Case Review: Stonewater (2) v Wealden District Council: Social Housing Relief, CIL and Section 106 Agreements
- AuthorCharlotte Lockwood
The case of Stonewater (2) Ltd v Wealden District Council  EWHC 2750 (Admin), is an interesting case which considers some important issues relating to the application of Social Housing Relief under the Community Infrastructure Levy Regulations 2010 (as amended), the level of evidence required to be submitted to obtain this relief, and the interpretation and application of Section 106 Agreements securing affordable housing in this context.
The facts of the case can be summarised as follows, Stonewater, a not-for-profit registered provider, acquired the site which had the benefit of outline planning permission for a residential development of 169 dwellings, together with an accompanying Section 106 Agreement securing 35% affordable housing, amongst other obligations. Stonewater sought to provide the entire 169 dwelling development as affordable housing and accordingly applied to Wealden District Council for Social Housing Relief for the total 169 dwelling scheme, under the Community Infrastructure Levy Regulations 2010 (as amended). The CIL liability payable for the permitted scheme, if the Social Housing Relief was not applied, amounted to £3,066,009.
The Council refused two applications submitted by Stonewater for Social Housing Relief on the basis that Stonewater had submitted insufficient evidence to demonstrate that 100% of the dwellings would be secured and delivered as affordable housing, and that the existing Section 106 Agreement limited the affordable housing to be delivered to 35%, and on that basis an over provision of affordable housing was considered to be unlawful. The Court agreed with the Council's reasoning, leaving Stonewater with a significant CIL contribution to be paid.
In light of this case, the following key points need to be considered where a claim for Social Housing Relief is to be submitted on a development scheme which seeks to provide affordable housing above the levels secured in an existing Section 106 Agreement:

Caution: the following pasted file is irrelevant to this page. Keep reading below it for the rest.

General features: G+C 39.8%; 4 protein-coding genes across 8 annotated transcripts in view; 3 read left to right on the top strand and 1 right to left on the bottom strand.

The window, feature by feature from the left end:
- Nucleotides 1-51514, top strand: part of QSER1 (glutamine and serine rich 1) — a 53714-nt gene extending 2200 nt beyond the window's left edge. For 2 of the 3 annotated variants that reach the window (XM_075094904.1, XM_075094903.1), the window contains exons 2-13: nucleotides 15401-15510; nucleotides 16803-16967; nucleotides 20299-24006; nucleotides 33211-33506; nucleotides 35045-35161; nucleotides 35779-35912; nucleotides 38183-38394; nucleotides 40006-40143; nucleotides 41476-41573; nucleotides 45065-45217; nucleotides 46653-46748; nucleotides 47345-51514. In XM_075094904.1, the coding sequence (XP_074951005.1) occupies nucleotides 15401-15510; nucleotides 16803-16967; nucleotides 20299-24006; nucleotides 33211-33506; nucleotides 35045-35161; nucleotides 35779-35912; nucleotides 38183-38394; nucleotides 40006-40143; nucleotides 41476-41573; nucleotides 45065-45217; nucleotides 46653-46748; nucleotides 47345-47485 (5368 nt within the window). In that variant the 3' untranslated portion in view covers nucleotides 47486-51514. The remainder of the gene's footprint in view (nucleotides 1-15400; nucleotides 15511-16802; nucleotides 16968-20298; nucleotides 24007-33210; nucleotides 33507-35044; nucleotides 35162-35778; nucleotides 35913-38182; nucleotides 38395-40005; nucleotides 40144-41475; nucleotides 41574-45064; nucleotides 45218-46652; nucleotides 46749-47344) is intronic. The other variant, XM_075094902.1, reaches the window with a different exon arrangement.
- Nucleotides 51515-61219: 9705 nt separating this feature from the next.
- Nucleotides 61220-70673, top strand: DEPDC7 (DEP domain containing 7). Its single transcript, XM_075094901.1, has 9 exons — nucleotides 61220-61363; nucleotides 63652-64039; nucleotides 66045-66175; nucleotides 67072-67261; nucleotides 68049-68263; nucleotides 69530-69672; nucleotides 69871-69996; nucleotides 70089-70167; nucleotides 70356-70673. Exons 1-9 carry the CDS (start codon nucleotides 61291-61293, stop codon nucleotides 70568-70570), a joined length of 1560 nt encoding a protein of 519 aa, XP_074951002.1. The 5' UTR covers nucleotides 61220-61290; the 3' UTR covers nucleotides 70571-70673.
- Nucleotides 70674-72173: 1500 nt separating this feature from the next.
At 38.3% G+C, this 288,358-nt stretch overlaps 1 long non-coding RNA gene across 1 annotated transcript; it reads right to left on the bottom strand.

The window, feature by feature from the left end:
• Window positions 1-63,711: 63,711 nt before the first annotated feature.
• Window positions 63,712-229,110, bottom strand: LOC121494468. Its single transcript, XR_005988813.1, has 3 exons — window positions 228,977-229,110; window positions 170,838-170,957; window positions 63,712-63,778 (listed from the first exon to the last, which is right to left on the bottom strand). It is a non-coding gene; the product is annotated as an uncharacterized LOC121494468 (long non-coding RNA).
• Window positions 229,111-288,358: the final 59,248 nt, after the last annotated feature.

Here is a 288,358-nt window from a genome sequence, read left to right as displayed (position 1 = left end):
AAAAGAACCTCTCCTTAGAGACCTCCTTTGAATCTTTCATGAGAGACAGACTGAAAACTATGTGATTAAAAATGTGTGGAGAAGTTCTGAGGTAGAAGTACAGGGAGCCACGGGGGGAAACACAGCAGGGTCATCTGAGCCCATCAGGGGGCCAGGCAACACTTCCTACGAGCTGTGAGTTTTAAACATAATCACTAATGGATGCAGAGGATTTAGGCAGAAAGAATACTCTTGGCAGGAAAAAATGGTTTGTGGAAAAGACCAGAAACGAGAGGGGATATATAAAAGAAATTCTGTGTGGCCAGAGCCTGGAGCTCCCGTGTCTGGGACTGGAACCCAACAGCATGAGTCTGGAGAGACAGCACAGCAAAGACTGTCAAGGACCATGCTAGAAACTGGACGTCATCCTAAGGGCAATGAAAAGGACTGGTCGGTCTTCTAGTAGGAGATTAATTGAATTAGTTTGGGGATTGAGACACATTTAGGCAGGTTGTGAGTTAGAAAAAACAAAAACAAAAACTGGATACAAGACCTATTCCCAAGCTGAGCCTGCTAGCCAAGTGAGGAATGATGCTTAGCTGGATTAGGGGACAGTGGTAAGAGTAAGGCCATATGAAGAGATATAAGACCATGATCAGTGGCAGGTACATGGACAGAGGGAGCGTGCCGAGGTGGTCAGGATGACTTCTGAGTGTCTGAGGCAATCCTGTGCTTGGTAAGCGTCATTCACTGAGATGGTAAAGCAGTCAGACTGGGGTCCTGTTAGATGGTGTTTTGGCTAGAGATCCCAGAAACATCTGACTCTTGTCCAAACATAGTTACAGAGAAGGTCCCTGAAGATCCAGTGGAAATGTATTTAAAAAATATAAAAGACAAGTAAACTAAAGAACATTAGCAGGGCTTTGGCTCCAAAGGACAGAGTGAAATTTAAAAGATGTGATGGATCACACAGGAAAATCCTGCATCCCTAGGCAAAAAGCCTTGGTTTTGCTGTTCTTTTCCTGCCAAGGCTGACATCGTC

- It is for the applicant to demonstrate to the Council, through the submission of sufficient evidence that any over provision of affordable housing will in fact be delivered in order to benefit from the Social Housing Relief available under the CIL Regulations. Whether the applicant's evidence is sufficient is a matter of judgment for the Council, subject to the usual public law principles.
- On sites subject to an existing Section 106 Agreement, the terms of the agreement will need to be carefully considered to see if the level of affordable housing provision is fixed at a set percentage or number of dwellings. Where an existing Section 106 Agreement fixes the affordable housing provision on the site it may be necessary to agree a fresh Section 106 Agreement, or a deed of variation with the Council to secure 100% of the dwellings as affordable housing. It may also be necessary to vary the terms of the existing planning permission to reflect any changes to be made. Whilst there is no express requirement that the use of the qualifying dwellings has to be secured by way of a planning obligation, or other legal mechanism, in order for the Social Housing Relief to apply, without such variations any over provision may not be considered to be lawful by the Council. This will be a relevant and material factor for the Council to consider in its assessment of the evidence in respect of any application for Social Housing Relief under the CIL Regulations.
We regularly advise our clients on the entry into, and negotiation of Section 106 Agreements and the application of the CIL Regulations. We are able to assist you in seeking to agree flexible and workable obligations whether you are a developer or individual landowner.
If you would like further advice on the contents of this blog, please do not hesitate to contact Charlotte Lockwood by email to: Charlotte.Lockwood@Chattertons.com or call 01636 593507. Charlotte specialises in assisting a wide range of clients to navigate the planning system to achieve their development goals, including national house builders, private developers, local authorities and landowners.